Lennon hails his Celtic heroes after Barcelona win
Proud Celtic boss says defeat of Catalan giants is greatest moment of his managerial career but warns of two very difficult group games ahead
Neil Lennon said Celtic are in a great position to qualify for the last 16 of the Champions League after his injury-ravaged side produced a shock 2-1 defeat of group G favourites Barcelona on a memorable Parkhead occasion.
However, the 41-year-old Northern Irishman - who is in charge of his first Champions League campaign with the club - added the biggest problem they faced was to cope with the Hoops fans' expectations that they would reach the last 16.
"It [the victory] gives us a great chance, maybe a greater chance than we expected before the game, but we still have two very difficult games," he said. "The problem myself and the players will have to deal with now is the expectation level will increase. There is still a lot of hard work to be done but we've given ourselves a fantastic platform."
Celtic could now qualify from the group stages for only the third time in their history if they get a score draw or better against Benfica in two weeks' time. Barca still top the group on nine points with Celtic two points behind while Benfica are third on four points having beaten Russian opponents Spartak Moscow 2-0.
"We have to go to Benfica now and try and raise our game again but we will cross that bridge when we come to it," said Lennon, who earlier in the campaign saw Celtic end a woeful record when they recorded their first ever away win in 21 Champions League games with a 3-2 win over Spartak Moscow. "I want them to enjoy their ... moment and get back to domestic duties on Sunday," he said. "These are special nights here. I said I wanted to bring the thunder back here and I have never heard the atmosphere as good as that."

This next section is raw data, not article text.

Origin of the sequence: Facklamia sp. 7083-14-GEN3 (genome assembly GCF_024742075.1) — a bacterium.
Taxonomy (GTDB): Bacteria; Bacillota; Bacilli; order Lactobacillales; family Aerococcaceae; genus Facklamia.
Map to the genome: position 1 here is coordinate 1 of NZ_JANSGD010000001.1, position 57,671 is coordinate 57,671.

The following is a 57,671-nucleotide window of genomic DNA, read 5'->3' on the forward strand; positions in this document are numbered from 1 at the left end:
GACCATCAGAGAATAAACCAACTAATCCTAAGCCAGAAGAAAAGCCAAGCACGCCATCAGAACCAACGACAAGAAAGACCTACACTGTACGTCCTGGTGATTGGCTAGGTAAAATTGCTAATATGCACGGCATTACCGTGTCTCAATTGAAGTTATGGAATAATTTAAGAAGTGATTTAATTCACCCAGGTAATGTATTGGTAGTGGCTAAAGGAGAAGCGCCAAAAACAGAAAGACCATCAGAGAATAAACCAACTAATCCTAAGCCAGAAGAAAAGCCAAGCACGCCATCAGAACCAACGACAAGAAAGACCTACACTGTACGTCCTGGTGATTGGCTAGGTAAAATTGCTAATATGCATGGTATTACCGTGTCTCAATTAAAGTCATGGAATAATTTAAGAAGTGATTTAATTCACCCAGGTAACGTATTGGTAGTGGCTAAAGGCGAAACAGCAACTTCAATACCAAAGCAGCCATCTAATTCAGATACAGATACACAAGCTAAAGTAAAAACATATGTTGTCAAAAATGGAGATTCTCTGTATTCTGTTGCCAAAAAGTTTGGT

Lennon said he couldn't be more proud of the team's performance, especially as they were missing several regulars.
Goals from the outstanding Victor Wanyama and 18-year-old substitute Tony Watt gave them a 2-0 lead and Lionel Messi's stoppage time goal was not enough to prevent the Spanish giants going down to their first defeat in the Champions League group stage in three years.
Lennon, who played in the Celtic side that beat Barcelona in the last 16 of the Uefa Cup in the 2003/2004 season, said the result was his greatest in management, coming on the day after the club celebrated its 125th birthday.
"I think it's one of the greatest nights in the club's recent history," he said. "It was very poignant on the club's 125th anniversary that we got to play Barcelona in such a prestigious game and then to win the game under huge difficulties was amazing.
"The players are heroes. They will go down in the history books of the club as the team that beat probably the best team in the world."